The 5 Most Common Onboarding Mistakes for Frontline Workers

Demand for blue-collar workers is rising as companies scramble to hire ahead of the festive season in India. Reports reveal that 300,000 to 500,000 blue-collar workers will be hired in 2021, as companies get back to business, following strong vaccination rollouts, and lifting of the lockdown restrictions in many states. For the eCommerce industry, pandemic-era restrictions continue to fuel the demand for online orders.

The competition to attract and retain blue-collar workers, therefore, is strong. However, this is also the part of the workforce that is infamous for its high attrition rate. Making the first impression is crucial, which can be achieved with a smooth onboarding experience. This is not something blue-collar workers are used to. Only 12% of organisations have effective onboarding mechanisms for frontline workers, even when it can lead to a 50% increase in employee retention.

What are some common mistakes that Indian businesses make in onboarding such workers? Let’s take a look.

Mistake #1: Depending on Traditional Paper-Based Instructions

Organisations still rely on paper-based standard operating procedures, which are hard-to-update, complex and text-heavy, impersonal, and difficult to store and track. Moreover, it leads to huge waste of paper, resources and time. Poor instructions can lead to loss of productivity, disengagement, and safety and compliance issues.

On the other hand, an adaptive and customisable system can help companies push the right instructions to specific employees across multiple regions, sites, and hubs, exactly when they need it, and in various regional languages. These instructions can be updated as and when needed with minimal effort, and also can be made visual to explain complex topics. Such a system can also ensure bulk onboarding across locations.

This ensures that a new hire is fully integrated, and properly understands the culture and ethics of the organisation. With lesser administrative tasks and paperwork, they can assimilate more information with ease, leading to a proper understanding of safety and compliance protocols.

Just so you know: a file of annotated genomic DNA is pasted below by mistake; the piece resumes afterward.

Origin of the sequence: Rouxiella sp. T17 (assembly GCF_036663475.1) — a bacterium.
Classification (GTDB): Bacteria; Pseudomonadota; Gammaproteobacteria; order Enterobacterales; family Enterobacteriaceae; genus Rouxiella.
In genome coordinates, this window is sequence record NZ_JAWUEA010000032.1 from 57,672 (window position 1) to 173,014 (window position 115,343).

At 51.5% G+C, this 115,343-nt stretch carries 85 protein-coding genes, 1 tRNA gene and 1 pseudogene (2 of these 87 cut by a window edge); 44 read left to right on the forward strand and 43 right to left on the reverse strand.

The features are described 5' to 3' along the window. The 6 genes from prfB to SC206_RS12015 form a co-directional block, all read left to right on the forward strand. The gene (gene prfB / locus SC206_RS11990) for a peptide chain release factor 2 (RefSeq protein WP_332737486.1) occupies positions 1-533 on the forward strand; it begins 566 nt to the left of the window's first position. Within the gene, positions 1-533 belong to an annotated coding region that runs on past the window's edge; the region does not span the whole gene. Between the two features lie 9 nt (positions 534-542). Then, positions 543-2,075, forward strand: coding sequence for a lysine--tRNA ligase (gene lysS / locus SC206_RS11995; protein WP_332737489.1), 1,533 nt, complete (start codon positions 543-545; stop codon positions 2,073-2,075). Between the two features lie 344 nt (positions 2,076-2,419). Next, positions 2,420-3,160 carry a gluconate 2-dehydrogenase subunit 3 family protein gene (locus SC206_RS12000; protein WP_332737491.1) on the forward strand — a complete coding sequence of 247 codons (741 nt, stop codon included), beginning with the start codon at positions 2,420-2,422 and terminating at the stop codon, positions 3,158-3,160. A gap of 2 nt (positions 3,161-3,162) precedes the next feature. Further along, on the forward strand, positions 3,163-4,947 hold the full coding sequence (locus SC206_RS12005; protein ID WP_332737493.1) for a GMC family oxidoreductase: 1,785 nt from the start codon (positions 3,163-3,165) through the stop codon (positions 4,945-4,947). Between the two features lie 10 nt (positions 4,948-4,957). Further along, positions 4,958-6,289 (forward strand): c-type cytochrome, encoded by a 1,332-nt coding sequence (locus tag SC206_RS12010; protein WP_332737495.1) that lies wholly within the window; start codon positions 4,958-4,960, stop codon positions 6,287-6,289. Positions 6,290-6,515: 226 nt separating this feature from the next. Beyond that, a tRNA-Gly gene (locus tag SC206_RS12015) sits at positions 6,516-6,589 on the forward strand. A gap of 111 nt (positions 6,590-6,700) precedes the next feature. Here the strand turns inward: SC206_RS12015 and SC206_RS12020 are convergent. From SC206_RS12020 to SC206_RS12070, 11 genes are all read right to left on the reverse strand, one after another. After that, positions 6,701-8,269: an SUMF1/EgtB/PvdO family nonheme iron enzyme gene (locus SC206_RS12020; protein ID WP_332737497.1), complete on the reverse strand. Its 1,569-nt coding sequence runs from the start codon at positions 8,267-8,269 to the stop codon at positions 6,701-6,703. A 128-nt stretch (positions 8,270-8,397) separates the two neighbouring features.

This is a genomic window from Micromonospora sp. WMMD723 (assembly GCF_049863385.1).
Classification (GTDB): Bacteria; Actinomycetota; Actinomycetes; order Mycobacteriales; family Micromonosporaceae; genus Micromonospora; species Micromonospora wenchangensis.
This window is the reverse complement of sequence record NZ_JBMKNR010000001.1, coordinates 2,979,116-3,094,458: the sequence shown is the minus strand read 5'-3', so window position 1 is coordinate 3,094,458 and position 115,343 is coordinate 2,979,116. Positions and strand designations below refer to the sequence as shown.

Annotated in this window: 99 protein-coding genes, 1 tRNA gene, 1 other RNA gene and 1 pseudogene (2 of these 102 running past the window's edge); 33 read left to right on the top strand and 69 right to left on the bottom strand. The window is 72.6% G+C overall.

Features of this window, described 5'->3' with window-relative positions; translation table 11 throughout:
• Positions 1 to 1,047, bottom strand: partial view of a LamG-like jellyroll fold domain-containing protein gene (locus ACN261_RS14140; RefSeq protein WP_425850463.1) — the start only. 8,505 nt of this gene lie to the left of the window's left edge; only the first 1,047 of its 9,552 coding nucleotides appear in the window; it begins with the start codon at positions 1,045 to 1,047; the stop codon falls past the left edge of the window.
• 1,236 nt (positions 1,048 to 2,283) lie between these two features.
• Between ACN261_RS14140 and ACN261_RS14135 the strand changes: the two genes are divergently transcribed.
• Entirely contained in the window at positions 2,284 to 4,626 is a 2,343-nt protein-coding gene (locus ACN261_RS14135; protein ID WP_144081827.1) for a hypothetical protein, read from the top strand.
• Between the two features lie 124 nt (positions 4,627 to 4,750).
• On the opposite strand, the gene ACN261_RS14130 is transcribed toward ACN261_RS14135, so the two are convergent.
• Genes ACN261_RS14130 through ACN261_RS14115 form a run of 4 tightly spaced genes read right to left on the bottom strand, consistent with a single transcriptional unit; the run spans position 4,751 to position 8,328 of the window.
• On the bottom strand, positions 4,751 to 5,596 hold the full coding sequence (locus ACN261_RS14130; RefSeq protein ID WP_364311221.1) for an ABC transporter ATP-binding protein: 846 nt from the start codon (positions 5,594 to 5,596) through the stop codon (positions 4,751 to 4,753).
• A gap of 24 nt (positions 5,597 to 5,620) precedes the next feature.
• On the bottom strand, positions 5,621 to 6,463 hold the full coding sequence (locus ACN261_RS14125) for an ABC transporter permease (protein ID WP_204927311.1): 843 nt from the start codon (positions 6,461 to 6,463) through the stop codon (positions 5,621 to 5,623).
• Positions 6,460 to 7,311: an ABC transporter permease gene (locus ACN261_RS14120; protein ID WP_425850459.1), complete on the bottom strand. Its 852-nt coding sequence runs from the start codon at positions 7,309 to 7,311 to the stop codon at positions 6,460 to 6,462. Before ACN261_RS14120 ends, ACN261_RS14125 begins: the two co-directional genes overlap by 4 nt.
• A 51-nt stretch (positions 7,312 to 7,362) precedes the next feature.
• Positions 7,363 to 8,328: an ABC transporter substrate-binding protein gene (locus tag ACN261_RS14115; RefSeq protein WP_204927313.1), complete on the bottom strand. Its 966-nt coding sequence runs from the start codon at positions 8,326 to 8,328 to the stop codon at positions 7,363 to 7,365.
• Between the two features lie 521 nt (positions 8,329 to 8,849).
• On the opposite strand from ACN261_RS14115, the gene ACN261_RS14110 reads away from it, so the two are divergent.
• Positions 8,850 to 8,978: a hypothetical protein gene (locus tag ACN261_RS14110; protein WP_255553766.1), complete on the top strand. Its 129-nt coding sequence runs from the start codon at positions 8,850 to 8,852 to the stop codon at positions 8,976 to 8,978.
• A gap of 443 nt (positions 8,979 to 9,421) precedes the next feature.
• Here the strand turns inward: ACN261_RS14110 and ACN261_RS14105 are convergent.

This greatly contributes to reducing stress for employees. They will be at ease related to working conditions, procedures, reporting, and other things, when instructions are relayed in their native tongue.

Mistake #2: Not Providing a Digital Structured Onboarding Process

Automated interactive forms and AI-driven onboarding can help in seamless document generation and record-keeping, enabling companies to onboard workers remotely and in large numbers.

A digital onboarding process where workers are able to self-register, generate and download signed offer letters, auto-generate government compliance documents like PF and ESI adds to an enhanced experience with the company. On the one hand, it provides new hires access to all resources and information at their fingertips, for which they previously would have to approach the HR department.

On the other hand, for companies, it helps to avoid an arbitrary and haphazard documentation process. Here, every stakeholder has access to employee data, which helps in monitoring workers and improving processes, where needed. This data can also be accessible to other integrated systems, such as payroll management.

Mistake #3: No Tracking or Analytics

When companies move beyond the realm of paper-based onboarding processes, they can gain access to an interesting and crucial world of analytics. With a digital onboarding process, companies can gather essential and real-time data, such as employee demographics and attrition rates, on a single dashboard. They can track the onboarding funnel status in real-time.

With the right digital solution, it is easier streamline onboarding across vendors, skills, hubs, geographies, and departments. Companies can use the data for continuous improvement and optimisation of processes and policies. The system can be adapted to the requirements of individual sites, ensuring scalability and transparency.

Mistake #4: Not Paying Attention to Compliance

The Indian blue-collar industry is guided by many state-specific and central government laws. Companies need to adhere to industry best practises and standards regarding quality control, labour work hours, workplace safety, and employee benefits.

The current onboarding practises do not take such things into account, which can lead to penalties and even reputation damage. A digital platform with in-built compliance mechanisms across processes and employee touchpoints can ease adhering to regulations and laws for companies.

Mistake #5: No Follow-Up After Onboarding

It is necessary to have a structured process to get feedback from new hires. Gaining feedback about the employee’s onboarding experience can enable successful transition, while helping companies understand how to make workers feel valued and an integral part of the organisation. This builds engagement and loyalty, which can then minimise attrition.

When done right, onboarding can ensure long-term commitment from the blue-collar workforce, ensuring high productivity and better employee retention. It can lead to greater transparency, fewer errors, and resource optimisation for companies.

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